Session: A Designer's Responsibility for Inclusive Design in Tech
The designs and products produced by engineers, designers, and developers inherently affect the societies in which they are implemented, whether for better or for worse. Often times, new designs and technologies are developed without fully addressing this impact, and without full consideration of the needs for inclusive designs - designs that consider a wide variety of end-users and that actively work to eliminate bias or discriminative designs in their technologies. A lack of consideration for discriminative design can result in a discriminatory society, and a lack of diversity in design teams can result in ideas from certain groups not being valued. Examples ranging from hand soap dispensers not being able to recognize darker skin tones, to racially biased algorithms in healthcare, to crash test dummies being modelled after able-bodied men which increases the severity of injuries for women in car crashes, examples of discriminatory designs in tech are everywhere. This talk will discuss strategies to promote inclusive design and the importance of inclusive designing in the tech sector, in addition to the value of diversity in the tech sector to avoid discriminatory designs.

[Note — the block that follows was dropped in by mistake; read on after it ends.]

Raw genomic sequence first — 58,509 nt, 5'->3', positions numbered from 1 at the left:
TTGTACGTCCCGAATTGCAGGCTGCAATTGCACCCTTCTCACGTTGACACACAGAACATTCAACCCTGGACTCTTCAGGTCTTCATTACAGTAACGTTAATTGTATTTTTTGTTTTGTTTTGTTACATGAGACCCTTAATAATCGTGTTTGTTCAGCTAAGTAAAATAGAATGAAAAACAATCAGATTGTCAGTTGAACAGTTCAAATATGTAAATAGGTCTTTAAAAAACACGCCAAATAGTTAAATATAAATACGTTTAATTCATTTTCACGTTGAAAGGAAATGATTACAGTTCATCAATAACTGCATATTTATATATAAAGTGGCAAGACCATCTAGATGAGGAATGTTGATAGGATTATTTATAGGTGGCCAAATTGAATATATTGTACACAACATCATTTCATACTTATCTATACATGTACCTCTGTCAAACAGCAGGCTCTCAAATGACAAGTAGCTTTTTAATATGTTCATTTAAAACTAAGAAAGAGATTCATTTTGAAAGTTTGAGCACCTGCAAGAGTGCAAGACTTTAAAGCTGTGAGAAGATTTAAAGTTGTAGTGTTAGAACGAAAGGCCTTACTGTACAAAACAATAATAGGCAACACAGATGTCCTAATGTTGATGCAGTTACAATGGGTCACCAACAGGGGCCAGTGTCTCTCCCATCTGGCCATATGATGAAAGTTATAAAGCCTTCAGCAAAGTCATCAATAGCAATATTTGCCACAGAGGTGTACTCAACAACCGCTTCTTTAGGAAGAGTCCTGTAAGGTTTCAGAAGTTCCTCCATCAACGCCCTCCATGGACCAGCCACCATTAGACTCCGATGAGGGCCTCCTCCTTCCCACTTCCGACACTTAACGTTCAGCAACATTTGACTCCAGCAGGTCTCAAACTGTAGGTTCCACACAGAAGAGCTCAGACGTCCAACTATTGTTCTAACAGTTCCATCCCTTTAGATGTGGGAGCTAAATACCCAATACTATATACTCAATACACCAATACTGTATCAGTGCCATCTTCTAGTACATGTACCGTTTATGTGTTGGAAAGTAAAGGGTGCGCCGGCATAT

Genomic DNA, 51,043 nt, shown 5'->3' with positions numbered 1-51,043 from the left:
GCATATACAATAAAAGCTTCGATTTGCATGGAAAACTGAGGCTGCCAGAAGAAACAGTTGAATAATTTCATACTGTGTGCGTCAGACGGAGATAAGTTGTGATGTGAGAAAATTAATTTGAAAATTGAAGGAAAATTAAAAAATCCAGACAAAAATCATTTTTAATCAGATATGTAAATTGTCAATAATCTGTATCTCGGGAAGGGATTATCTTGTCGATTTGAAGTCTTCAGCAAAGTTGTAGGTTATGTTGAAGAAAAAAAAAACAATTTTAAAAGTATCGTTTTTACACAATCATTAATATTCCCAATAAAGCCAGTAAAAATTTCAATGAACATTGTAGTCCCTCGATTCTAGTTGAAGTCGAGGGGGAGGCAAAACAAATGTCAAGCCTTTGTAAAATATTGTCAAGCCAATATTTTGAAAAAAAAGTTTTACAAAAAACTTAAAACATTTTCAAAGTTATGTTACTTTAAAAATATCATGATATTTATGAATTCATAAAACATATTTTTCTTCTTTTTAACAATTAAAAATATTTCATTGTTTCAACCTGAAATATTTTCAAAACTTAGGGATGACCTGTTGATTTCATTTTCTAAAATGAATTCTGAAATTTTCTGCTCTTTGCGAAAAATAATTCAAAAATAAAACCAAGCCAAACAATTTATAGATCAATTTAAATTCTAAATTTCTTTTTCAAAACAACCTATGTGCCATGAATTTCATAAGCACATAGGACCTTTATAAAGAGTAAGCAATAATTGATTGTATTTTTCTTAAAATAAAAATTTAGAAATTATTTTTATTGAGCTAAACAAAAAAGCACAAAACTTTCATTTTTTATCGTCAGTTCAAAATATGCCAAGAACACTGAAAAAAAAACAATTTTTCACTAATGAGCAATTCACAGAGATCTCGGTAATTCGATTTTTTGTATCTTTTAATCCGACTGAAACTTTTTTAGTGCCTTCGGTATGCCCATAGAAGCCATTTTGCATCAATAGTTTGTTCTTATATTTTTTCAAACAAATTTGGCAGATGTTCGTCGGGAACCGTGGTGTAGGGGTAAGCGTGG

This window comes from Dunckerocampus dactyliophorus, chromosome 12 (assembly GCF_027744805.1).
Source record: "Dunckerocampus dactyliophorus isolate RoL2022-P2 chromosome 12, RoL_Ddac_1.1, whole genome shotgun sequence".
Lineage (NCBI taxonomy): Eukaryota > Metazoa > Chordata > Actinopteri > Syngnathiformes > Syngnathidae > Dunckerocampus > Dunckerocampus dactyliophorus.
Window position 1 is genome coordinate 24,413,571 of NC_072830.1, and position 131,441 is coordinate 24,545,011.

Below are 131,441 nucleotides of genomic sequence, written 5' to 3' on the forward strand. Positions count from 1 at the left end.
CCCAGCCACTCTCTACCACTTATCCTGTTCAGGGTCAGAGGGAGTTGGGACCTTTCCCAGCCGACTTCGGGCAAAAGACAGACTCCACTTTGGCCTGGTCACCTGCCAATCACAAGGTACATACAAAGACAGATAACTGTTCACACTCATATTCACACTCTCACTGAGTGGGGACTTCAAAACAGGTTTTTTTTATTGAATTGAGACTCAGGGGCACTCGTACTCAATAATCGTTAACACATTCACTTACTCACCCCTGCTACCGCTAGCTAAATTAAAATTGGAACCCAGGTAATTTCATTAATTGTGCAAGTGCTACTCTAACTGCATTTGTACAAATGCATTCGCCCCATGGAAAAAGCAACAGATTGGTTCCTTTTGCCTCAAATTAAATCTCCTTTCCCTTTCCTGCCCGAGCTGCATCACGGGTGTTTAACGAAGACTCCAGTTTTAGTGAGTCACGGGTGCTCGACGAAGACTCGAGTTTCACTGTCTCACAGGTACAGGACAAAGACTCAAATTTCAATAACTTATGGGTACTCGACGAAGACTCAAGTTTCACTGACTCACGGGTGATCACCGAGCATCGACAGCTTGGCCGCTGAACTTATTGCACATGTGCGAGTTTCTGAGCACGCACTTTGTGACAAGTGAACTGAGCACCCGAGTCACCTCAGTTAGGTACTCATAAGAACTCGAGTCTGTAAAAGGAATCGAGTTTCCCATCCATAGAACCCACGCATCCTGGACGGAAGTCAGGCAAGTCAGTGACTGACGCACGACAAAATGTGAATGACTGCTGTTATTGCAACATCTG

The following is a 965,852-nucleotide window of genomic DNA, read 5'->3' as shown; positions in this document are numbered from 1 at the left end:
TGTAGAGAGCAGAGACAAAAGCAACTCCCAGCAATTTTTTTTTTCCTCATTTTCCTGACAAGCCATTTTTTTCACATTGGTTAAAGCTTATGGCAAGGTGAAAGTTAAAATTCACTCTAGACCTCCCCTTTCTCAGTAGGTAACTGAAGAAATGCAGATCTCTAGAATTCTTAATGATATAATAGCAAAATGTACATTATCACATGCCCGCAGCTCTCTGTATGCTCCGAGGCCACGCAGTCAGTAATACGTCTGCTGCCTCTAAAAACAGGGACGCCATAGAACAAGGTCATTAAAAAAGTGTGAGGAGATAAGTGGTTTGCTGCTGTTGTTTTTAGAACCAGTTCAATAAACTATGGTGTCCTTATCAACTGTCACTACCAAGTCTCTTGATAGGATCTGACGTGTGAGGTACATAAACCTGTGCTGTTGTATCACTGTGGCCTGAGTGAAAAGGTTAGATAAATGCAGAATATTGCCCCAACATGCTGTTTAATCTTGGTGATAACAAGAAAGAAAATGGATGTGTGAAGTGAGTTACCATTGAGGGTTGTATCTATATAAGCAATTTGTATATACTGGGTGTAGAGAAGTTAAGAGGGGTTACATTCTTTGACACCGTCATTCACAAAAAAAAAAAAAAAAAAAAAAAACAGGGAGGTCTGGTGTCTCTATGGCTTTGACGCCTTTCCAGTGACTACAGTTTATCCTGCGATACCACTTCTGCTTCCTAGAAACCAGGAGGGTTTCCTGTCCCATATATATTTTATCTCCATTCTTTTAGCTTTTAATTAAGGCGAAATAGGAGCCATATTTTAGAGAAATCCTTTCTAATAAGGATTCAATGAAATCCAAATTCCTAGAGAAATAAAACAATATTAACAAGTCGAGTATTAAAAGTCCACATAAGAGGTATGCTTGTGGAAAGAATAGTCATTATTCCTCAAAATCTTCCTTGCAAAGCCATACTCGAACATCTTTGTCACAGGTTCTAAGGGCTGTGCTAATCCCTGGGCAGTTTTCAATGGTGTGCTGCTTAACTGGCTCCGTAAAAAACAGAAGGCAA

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Bio: Sierra Sparks
Sierra is a recent graduate of electrical engineering with a biomedical engineering focus from Dalhousie University, and will be pursuing graduate studies in biomedical engineering at the University of Oxford as a Rhodes Scholar in the fall. She has been actively involved with the engineering community within Nova Scotia and across Canada. She has held leadership positions at the local level with the Dalhousie Undergraduate Engineering Society, and at the national level the Canadian Federation of Engineering Students, where she was the Vice President Academic from 2020-2021.
She is passionate about increasing the number of women and underrepresented youth in Science, Technology, Engineering, and Mathematics (STEM), which she does through her involvement with the Women in Engineering Society, and through an African Nova Scotian Math tutoring program. She believes that the engineering and tech sectors are stronger with diversity in lived experiences, backgrounds, and perspectives. Sierra wishes to continue to be an advocate and role model for young people in and outside of engineering, and to advocate for inclusive designs in STEM.